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HPV Vaccination

Science has come a long way and one of the best things about it, is that it has given us the ability to prevent and eradicate a wide range of diseases through vaccines. One such vaccine, the human papillomavirus (HPV) vaccine helps to reduce the incidence of cervical cancer – the 10th most common cancer diagnosed in women in Singapore[1].

What is the HPV vaccine?

HPV is a group of viruses made up of 100 different strains and can infect both males and females throughout their lifetime. HPV infection is spread through skin-to-skin contact such as sexual contact. Most of the time, our immune system can kill and eradicate an HPV infection, however, sometimes an HPV infection can linger and lead to abnormal changes in the cells of the cervix, leading to cervical cancer. 

HPV strains can be categorised into high-risk strains (more likely to cause cancer) and low-risk strains (less likely to cause cancer). High-risk HPV strains have been associated with various types of cancers such as cervical cancer, vaginal, and vulvar cancer in women, and anal and penile cancer in men. Other HPV strains may result in genital warts or no symptoms at all. 

The HPV vaccine helps to protect against the high-risk cancer-causing HPV strains.


How does the HPV vaccine work?

There are two types of HPV vaccines currently approved for use in Singapore, these are Cervavix and Gardasil 9
Cervavix Gardasil 9
Protection against HPV types 16, 18 6, 11, 16, 18, 31, 33, 45, 52, 58
Approved indications Prevention of cervical cancer and premalignant cervical lesions caused by HPV types 16 and 18. Prevention of cervical, vulvar, vaginal, and anal cancer caused by HPV types 16, 18, 31, 33, 45, 52, and 58. Prevention of dysplastic premalignant cervical, vulvar, vaginal, and anal lesions caused by HPV types 6, 11, 16, 18, 31, 33, 45, 52, and 58. Prevention of genital warts caused by HPV types 6 and 11.
Approved age of use Females aged 9 to 25 years old, or as advised by doctor. Females aged 9 to 26 years old, or as advised by doctor.
Vaccination schedule Females aged 9 to 14 years old: 2 doses, 5 to 13 months apart. Females aged 15 to 25 years old: 3 doses, 2nd dose 1 to 2.5 months after first dose, 3rd dose 5 to 12 months after first dose. Females aged 9 to 14 years old: 2 doses, 6 to 12 months apart. Females aged 15 to 26 years old: 3 doses at 0, 2, and 6 months.
Effectiveness  Protects against HPV types 16 and 18 which accounts for 70% of all cervical cancers. Suitable for females. Provides additional 20% protection against both high-risk and low-risk cancer causing HPV strains. Suitable for both males and females.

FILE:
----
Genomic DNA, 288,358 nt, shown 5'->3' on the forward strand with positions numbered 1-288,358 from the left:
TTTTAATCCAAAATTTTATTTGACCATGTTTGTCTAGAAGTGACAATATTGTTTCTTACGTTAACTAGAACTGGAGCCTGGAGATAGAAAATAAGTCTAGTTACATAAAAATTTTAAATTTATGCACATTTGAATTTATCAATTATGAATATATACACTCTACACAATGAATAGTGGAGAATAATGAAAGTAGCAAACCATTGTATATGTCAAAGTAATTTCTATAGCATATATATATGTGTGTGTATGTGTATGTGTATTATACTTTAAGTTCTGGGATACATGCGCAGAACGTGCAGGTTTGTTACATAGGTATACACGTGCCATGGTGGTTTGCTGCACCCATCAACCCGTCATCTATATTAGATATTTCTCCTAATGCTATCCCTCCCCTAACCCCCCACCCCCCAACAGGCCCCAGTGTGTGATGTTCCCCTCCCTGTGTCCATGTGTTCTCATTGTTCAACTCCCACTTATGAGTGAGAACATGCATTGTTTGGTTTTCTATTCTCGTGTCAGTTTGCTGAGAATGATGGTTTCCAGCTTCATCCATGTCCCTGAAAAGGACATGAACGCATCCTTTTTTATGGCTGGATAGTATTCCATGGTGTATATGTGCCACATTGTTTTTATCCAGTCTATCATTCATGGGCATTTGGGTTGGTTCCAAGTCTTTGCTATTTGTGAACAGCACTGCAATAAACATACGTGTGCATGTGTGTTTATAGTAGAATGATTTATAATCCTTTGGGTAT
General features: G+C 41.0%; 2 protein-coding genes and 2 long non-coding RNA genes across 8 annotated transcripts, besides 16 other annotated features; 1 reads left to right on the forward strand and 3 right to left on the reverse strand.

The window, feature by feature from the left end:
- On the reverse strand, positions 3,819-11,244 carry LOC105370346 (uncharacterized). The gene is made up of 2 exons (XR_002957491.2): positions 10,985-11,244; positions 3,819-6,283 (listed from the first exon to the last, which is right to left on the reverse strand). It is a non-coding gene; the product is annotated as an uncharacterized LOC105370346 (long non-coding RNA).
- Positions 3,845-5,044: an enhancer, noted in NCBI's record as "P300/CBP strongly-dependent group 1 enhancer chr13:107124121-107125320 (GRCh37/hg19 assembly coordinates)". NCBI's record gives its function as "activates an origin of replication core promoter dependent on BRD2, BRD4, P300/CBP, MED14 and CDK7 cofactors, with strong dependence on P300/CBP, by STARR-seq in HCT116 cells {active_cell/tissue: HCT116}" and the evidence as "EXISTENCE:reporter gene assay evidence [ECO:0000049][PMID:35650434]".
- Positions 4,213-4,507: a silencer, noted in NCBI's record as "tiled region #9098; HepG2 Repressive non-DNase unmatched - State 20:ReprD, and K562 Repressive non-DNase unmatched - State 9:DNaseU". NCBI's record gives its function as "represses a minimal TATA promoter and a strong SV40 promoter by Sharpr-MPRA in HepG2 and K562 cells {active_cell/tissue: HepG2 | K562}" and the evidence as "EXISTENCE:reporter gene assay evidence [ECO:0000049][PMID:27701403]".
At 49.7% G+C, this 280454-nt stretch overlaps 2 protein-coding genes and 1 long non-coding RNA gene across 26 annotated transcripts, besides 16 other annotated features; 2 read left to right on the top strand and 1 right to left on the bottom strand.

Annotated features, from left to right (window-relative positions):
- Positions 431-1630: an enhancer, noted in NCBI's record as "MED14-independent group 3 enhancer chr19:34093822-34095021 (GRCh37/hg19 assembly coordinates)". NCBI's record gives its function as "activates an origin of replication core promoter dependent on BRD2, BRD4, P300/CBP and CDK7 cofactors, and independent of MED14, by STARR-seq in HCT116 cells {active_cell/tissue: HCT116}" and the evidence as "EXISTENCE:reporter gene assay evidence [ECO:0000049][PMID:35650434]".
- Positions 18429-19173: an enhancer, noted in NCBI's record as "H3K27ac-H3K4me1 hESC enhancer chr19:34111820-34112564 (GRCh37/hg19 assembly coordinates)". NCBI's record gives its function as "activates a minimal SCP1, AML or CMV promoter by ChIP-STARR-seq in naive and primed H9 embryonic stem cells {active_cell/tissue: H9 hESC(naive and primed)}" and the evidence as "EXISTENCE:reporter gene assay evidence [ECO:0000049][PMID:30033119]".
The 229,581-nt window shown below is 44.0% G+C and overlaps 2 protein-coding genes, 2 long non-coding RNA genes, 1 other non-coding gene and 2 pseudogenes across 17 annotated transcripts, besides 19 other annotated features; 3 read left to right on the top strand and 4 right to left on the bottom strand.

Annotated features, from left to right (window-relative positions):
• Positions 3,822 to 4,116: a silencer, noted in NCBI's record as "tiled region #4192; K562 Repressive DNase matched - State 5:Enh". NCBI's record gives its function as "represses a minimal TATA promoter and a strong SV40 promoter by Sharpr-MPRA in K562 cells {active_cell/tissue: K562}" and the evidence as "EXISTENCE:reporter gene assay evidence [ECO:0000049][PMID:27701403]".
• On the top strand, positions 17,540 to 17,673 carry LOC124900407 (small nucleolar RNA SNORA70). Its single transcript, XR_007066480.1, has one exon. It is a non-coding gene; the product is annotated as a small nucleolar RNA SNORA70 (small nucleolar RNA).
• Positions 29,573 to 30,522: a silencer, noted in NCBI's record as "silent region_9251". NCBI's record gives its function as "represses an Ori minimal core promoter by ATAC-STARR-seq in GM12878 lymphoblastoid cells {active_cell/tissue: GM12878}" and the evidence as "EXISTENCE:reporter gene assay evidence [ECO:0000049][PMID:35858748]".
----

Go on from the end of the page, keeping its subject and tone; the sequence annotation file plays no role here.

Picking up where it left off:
Adapted from HealthHub: https://www.healthhub.sg/a-z/diseases-and-conditions/701/faqs-on-hpv-and-hpv-immunisation 
HPV Vaccine

Who needs the HPV vaccine?

The HPV vaccine is not compulsory but is recommended for the following individuals:

  • All females from the ages of 9 (males can also be vaccinated using Gardasil 9).
  • Those who have not had sexual intercourse as the vaccine is most effective if given before first sexual exposure.
  • Those who are sexually active, as they may not have been exposed to HPV yet.

Benefits of the HPV vaccine

  • Non-invasive
  • No downtime
  • Helps to prevent various cancers, such as cervical, vaginal, and anal cancer

What are the possible complications or risks of the HPV vaccine?

As with all vaccines, some individuals may experience mild side effects such as:

  • Pain, redness, or swelling at site of vaccination
  • Fever
  • Fainting or dizziness
  • Headache 
  • Feeling tired
  • Nausea
  • Muscle or joint pain


National Registry of Diseases Office. (2022). Singapore Cancer Registry Annual Report 2019. Singapore: Health Promotion Board.

Frequently asked questions

  1. Is the HPV vaccination 100% effective?
    No, vaccines do not provide 100% protection.
  2. Do I still need to go for cervical cancer screening if I have the HPV vaccine?
    Yes, HPV vaccines do not protect against all cancer-causing HPV strains. Regular screening (pap smear every 3 years aged 25-29 years old and HPV test once every 5 years aged 30 years and above) is still recommended to protect you against cervical cancer.
  3. Can I be vaccinated while I am pregnant ?
    No, the HPV vaccine is not recommended during pregnancy. If you are found to be pregnant while in the middle of your vaccine cycle, your subsequent doses will be postponed until after delivery.
  4. Can boys be vaccinated with the HPV vaccine?
    Yes, currently only Gardasil 9 has been approved for use in males.

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